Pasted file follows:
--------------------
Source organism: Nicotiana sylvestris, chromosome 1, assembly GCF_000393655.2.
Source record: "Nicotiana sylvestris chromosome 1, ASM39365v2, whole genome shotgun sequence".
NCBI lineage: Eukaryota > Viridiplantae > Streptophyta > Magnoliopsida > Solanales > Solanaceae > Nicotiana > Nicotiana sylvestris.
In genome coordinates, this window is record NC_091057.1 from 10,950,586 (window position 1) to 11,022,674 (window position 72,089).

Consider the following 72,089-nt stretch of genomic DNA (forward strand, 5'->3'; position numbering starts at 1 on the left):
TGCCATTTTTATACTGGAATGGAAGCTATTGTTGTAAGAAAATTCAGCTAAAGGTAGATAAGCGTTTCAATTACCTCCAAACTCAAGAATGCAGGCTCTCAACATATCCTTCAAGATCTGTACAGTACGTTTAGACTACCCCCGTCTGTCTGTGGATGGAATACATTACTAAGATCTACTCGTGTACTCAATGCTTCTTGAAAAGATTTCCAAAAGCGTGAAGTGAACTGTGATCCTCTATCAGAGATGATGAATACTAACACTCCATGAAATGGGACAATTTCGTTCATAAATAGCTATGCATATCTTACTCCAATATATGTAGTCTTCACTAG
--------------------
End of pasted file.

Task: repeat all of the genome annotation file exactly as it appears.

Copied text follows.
Source organism: Nicotiana sylvestris, chromosome 1, assembly GCF_000393655.2.
Source record: "Nicotiana sylvestris chromosome 1, ASM39365v2, whole genome shotgun sequence".
NCBI lineage: Eukaryota > Viridiplantae > Streptophyta > Magnoliopsida > Solanales > Solanaceae > Nicotiana > Nicotiana sylvestris.
In genome coordinates, this window is record NC_091057.1 from 10,950,586 (window position 1) to 11,022,674 (window position 72,089).

Consider the following 72,089-nt stretch of genomic DNA (forward strand, 5'->3'; position numbering starts at 1 on the left):
TGCCATTTTTATACTGGAATGGAAGCTATTGTTGTAAGAAAATTCAGCTAAAGGTAGATAAGCGTTTCAATTACCTCCAAACTCAAGAATGCAGGCTCTCAACATATCCTTCAAGATCTGTACAGTACGTTTAGACTACCCCCGTCTGTCTGTGGATGGAATACATTACTAAGATCTACTCGTGTACTCAATGCTTCTTGAAAAGATTTCCAAAAGCGTGAAGTGAACTGTGATCCTCTATCAGAGATGATGAATACTAACACTCCATGAAATGGGACAATTTCGTTCATAAATAGCTATGCATATCTTACTCCAATATATGTAGTCTTCACTAG